Shares of brand-management company Cherokee (NASDAQ:CHKE) rose more than 3% yesterday following the announcement that it signed an exclusive deal to represent Roots, a Canadian apparel and accessories brand that also runs retail stores, mostly north of the border, though its wares are well-known in the United States, too.

It's good news for Cherokee, which is the kind of company LloydDobler might have enjoyed working for: It doesn't sell anything bought or processed, buy anything sold or processed, process anything sold, bought, or processed, or repair anything sold, bought, or processed. Instead, as Matt Logan learned from its CFO in an August interview, it licenses its brands to retailers who develop and sell products that bear those names.

The company's brands include its namesake, plus Sideout, Carole Little, and others. Customers include Target (NYSE:TGT), European megaretailers Tesco and Carrefour, and others. To build its business, Cherokee is constantly looking for partners in markets around the world -- in addition to Roots, it's signed on Arcila-Duque Interiors, Essence Communications, and Hot Kiss in 2005 alone.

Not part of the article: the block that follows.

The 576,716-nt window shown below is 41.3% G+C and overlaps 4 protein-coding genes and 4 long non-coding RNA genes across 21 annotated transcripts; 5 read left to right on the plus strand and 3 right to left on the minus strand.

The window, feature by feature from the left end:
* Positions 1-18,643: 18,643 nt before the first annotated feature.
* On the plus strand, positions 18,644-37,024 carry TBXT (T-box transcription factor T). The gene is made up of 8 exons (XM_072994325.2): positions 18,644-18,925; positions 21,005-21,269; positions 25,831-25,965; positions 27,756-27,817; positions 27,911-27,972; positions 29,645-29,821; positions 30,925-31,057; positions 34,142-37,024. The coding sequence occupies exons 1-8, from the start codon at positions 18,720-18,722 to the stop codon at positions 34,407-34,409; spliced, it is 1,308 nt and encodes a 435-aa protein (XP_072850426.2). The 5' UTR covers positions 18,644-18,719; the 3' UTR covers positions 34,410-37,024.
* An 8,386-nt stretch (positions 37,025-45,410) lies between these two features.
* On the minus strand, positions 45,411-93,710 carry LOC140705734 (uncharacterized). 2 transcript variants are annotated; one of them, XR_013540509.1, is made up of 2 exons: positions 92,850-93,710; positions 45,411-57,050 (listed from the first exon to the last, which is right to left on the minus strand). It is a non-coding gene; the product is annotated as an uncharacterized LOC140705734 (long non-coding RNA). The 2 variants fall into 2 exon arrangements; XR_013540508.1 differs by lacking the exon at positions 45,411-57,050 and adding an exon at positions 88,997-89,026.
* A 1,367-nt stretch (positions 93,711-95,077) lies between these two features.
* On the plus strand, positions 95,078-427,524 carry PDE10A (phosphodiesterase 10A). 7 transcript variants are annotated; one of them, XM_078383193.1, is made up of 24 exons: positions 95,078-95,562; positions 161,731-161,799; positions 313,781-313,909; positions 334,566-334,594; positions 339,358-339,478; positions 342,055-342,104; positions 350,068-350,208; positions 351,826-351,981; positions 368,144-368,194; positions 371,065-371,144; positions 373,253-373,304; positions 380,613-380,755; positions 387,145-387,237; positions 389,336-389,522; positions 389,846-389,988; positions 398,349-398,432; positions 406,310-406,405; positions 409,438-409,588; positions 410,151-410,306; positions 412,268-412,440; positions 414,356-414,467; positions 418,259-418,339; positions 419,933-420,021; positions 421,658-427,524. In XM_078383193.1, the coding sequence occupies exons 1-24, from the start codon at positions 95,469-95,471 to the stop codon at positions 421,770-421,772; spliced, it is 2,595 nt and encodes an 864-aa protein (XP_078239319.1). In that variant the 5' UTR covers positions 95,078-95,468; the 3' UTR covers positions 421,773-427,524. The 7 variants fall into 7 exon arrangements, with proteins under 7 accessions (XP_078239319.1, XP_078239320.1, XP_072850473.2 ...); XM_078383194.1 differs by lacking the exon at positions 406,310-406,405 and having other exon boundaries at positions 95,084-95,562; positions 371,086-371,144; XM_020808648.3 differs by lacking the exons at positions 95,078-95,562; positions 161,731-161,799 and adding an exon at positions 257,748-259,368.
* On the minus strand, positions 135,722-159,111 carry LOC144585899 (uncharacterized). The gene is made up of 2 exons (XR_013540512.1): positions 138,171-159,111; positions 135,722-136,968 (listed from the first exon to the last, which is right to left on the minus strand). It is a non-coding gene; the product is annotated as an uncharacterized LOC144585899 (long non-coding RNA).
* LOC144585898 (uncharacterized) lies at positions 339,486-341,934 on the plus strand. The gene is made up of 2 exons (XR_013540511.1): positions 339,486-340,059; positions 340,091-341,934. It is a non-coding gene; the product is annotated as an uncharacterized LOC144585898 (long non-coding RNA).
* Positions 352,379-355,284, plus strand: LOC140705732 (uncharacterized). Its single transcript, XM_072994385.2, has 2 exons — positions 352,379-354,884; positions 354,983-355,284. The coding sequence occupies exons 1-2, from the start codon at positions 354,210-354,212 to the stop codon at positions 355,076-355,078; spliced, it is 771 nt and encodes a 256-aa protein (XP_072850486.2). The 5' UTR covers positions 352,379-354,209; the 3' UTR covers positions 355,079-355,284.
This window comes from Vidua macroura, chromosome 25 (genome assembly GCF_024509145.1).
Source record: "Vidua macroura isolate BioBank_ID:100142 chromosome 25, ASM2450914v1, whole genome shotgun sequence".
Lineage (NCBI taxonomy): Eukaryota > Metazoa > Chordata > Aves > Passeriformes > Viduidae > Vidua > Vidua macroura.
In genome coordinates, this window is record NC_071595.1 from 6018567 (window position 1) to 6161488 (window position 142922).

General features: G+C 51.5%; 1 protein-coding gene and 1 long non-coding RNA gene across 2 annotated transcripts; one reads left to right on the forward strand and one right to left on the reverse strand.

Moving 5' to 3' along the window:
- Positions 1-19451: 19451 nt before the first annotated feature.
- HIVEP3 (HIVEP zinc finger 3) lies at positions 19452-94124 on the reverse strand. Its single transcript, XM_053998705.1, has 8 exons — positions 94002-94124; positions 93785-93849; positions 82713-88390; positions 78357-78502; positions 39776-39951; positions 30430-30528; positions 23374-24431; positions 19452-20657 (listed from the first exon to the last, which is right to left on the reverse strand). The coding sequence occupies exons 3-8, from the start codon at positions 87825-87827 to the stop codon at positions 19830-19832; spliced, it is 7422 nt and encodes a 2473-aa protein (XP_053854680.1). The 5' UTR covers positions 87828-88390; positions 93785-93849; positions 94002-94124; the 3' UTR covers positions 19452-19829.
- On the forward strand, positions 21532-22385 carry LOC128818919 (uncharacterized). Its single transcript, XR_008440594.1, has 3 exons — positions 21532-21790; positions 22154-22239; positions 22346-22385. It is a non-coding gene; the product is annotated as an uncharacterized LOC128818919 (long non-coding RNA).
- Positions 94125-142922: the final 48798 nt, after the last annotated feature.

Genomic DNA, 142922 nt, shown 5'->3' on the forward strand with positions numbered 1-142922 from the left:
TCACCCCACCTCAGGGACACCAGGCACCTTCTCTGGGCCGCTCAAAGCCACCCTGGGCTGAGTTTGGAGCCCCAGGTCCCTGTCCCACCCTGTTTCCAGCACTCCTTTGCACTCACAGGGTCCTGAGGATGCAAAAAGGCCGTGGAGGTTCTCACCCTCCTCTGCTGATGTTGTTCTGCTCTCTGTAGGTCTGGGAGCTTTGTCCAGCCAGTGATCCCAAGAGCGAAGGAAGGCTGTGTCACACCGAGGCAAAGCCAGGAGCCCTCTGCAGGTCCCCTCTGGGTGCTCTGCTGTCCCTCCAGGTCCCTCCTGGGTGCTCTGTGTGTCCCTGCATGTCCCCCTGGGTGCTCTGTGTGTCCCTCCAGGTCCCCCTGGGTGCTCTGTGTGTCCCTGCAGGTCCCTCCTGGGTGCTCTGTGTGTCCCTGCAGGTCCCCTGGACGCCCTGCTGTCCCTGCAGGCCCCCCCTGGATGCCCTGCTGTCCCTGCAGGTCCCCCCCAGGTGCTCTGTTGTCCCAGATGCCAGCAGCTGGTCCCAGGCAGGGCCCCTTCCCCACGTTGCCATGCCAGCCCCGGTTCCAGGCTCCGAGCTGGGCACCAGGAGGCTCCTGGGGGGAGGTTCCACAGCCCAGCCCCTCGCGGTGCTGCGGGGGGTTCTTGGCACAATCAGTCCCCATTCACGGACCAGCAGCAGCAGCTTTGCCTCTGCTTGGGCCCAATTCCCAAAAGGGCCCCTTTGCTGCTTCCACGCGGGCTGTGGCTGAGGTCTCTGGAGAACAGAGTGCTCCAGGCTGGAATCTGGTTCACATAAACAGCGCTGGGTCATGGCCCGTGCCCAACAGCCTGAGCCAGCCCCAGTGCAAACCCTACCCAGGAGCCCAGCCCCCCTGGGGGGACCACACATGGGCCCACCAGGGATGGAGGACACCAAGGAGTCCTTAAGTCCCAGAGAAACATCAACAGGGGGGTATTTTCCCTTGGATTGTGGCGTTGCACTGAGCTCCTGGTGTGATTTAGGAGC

Cherokee has to keep announcing deals like those to remain interesting to the retailers that peddle its branded wares. Target appears pleased: The massive retailer agreed earlier this month to extend its agreement with Cherokee through January 2007. Investors approve of management's doings as well: The company's shares have come in well ahead of the S&P 500 over the past 12 months.

And who wouldn't be interested in a growing, financially healthy business that turns out nice cash flows? Someone may be interested enough to buy the whole thing. In January, the company brought in an investment bank to help it consider "strategic alternatives."

That can mean a lot of things, but it's not difficult to imagine a company -- perhaps a major retailer who'd like Cherokee's brands for its own -- to consider Cherokee an appealing morsel. The increased ownership of respected brands by retailers is a trend that doesn't look like it will be slowing in the near future.

Fool contributor Dave Marino-Nachison doesn't own any of the companies mentioned.